Decoding Nonadherence to Hypertensive Medication in New York City: A Population Segmentation Approach

Yan Li, Foram Jasani, Dejun Su, Donglan Zhang, Lizheng Shi, Stella S. Yi, José A. Pagán

Research output: Contribution to journalArticle


Objective: Nearly one-third of adults in New York City (NYC) have high blood pressure and many social, economic, and behavioral factors may influence nonadherence to antihypertensive medication. The objective of this study is to identify profiles of adults who are not taking antihypertensive medications despite being advised to do so. Methods: We used a machine learning–based population segmentation approach to identify population profiles related to nonadherence to antihypertensive medication. We used data from the 2016 NYC Community Health Survey to identify and segment adults into subgroups according to their level of nonadherence to antihypertensive medications. Results: We found that more than 10% of adults in NYC were not taking antihypertensive medications despite being advised to do so by their health care providers. We identified age, neighborhood poverty, diabetes, household income, health insurance coverage, and race/ethnicity as important characteristics that can be used to predict nonadherence behaviors as well as used to segment adults with hypertension into 10 subgroups. Conclusions: Identifying segments of adults who do not adhere to hypertensive medications has practical implications as this knowledge can be used to develop targeted interventions to address this population health management challenge and reduce health disparities.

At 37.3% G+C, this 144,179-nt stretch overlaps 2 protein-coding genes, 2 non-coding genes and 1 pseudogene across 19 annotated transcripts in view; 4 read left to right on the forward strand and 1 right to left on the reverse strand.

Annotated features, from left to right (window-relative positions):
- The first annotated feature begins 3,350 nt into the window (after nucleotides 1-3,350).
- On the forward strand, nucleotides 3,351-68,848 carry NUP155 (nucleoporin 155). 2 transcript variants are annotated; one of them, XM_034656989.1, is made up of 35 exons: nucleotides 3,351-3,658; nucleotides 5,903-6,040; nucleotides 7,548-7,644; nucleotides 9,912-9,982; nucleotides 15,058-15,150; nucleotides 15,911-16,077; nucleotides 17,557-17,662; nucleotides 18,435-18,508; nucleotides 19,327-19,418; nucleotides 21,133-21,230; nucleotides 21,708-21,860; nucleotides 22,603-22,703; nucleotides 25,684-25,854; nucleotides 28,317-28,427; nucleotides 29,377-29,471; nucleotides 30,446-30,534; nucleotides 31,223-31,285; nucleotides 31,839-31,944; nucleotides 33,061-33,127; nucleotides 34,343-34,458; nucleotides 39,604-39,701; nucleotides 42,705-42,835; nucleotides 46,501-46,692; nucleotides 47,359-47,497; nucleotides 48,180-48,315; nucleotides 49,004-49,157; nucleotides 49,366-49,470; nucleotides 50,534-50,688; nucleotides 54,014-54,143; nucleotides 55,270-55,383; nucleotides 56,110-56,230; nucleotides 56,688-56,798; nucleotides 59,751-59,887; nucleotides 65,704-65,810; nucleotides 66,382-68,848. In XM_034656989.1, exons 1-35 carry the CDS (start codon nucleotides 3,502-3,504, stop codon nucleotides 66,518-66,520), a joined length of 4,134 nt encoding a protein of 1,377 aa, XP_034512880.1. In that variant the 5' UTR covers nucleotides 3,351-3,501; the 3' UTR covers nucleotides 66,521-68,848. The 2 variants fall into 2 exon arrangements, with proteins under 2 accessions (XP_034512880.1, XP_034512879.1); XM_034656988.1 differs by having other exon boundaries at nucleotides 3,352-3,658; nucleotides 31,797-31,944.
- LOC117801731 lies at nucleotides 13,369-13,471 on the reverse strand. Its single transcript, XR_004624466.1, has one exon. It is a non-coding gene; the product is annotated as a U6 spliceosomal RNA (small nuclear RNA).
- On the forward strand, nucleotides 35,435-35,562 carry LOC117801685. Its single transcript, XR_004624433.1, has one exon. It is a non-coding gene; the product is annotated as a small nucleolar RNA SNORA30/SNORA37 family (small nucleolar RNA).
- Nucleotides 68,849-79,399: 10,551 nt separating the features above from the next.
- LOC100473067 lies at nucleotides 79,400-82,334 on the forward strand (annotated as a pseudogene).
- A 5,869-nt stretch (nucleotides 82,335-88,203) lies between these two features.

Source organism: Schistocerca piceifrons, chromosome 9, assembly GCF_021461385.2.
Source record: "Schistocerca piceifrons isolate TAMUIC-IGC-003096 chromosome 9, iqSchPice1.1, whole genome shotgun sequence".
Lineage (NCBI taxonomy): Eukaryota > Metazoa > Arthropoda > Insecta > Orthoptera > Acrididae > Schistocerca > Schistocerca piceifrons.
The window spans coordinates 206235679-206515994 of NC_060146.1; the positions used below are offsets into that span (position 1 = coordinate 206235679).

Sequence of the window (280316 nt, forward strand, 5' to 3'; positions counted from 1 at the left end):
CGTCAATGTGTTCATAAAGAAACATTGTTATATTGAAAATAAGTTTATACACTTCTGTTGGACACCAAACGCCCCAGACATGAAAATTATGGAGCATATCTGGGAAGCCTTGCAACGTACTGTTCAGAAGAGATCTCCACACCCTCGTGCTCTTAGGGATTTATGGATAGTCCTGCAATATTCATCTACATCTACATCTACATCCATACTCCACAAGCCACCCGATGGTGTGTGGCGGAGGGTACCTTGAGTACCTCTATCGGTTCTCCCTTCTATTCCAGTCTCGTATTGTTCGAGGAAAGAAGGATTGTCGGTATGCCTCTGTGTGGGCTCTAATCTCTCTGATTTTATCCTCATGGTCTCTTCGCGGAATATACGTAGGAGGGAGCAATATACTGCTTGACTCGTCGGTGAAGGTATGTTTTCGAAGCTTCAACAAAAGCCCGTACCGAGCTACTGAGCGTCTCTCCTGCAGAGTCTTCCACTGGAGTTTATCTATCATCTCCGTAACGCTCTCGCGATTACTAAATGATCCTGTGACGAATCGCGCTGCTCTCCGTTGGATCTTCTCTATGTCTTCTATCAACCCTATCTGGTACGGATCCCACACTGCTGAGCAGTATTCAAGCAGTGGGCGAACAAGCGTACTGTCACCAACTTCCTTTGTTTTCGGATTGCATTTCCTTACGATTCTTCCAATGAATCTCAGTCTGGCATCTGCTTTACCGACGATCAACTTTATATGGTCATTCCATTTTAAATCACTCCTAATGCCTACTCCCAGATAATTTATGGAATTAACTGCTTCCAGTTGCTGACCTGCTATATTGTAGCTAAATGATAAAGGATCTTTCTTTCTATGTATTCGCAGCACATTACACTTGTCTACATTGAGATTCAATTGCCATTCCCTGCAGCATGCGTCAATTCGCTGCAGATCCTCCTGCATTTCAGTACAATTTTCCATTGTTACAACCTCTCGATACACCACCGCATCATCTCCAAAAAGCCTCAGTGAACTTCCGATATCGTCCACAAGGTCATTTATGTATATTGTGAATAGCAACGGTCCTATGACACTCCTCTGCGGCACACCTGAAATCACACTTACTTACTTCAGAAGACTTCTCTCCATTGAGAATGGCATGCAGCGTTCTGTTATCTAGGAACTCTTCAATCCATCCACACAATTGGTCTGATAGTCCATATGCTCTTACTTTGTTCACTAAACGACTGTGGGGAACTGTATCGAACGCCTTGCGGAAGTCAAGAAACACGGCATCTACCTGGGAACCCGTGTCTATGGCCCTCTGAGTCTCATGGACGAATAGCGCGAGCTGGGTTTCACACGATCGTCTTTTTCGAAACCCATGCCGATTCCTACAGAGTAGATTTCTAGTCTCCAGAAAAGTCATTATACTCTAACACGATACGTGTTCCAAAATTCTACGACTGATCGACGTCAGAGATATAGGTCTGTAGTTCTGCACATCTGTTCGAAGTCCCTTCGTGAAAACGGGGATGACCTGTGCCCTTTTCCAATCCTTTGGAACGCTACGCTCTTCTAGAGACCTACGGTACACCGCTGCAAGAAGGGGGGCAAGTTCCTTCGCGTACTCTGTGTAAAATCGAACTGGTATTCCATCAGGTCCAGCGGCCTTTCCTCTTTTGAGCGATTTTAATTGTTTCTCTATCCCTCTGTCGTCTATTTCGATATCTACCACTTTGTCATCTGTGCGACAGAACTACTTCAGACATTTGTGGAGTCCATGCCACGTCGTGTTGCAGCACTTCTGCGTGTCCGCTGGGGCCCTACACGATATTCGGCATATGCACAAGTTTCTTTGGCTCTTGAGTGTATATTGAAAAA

Original languageEnglish (US)
JournalJournal of Primary Care and Community Health
StatePublished - Feb 1 2019



  • community health
  • disease management
  • health promotion
  • managed care
  • medications
  • prevention
  • primary care

ASJC Scopus subject areas

  • Community and Home Care
  • Public Health, Environmental and Occupational Health

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